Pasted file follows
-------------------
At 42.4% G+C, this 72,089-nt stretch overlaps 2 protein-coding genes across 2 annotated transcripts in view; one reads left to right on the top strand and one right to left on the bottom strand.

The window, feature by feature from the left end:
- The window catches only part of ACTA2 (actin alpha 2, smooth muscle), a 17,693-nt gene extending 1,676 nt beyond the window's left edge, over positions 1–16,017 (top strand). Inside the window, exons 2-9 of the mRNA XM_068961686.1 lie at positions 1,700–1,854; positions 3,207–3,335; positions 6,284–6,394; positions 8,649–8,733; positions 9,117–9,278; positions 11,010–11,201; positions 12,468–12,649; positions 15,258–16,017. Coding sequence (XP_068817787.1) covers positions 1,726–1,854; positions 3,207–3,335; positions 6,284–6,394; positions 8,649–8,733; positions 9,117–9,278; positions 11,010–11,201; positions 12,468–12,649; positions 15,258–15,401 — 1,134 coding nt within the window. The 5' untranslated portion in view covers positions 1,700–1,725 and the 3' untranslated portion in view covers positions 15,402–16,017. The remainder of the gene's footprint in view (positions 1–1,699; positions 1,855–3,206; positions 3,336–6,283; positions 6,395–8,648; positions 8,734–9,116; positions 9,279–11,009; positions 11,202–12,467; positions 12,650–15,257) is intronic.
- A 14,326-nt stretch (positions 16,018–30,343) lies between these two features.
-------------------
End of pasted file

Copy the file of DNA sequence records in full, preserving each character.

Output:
At 42.4% G+C, this 72,089-nt stretch overlaps 2 protein-coding genes across 2 annotated transcripts in view; one reads left to right on the top strand and one right to left on the bottom strand.

The window, feature by feature from the left end:
- The window catches only part of ACTA2 (actin alpha 2, smooth muscle), a 17,693-nt gene extending 1,676 nt beyond the window's left edge, over positions 1–16,017 (top strand). Inside the window, exons 2-9 of the mRNA XM_068961686.1 lie at positions 1,700–1,854; positions 3,207–3,335; positions 6,284–6,394; positions 8,649–8,733; positions 9,117–9,278; positions 11,010–11,201; positions 12,468–12,649; positions 15,258–16,017. Coding sequence (XP_068817787.1) covers positions 1,726–1,854; positions 3,207–3,335; positions 6,284–6,394; positions 8,649–8,733; positions 9,117–9,278; positions 11,010–11,201; positions 12,468–12,649; positions 15,258–15,401 — 1,134 coding nt within the window. The 5' untranslated portion in view covers positions 1,700–1,725 and the 3' untranslated portion in view covers positions 15,402–16,017. The remainder of the gene's footprint in view (positions 1–1,699; positions 1,855–3,206; positions 3,336–6,283; positions 6,395–8,648; positions 8,734–9,116; positions 9,279–11,009; positions 11,202–12,467; positions 12,650–15,257) is intronic.
- A 14,326-nt stretch (positions 16,018–30,343) lies between these two features.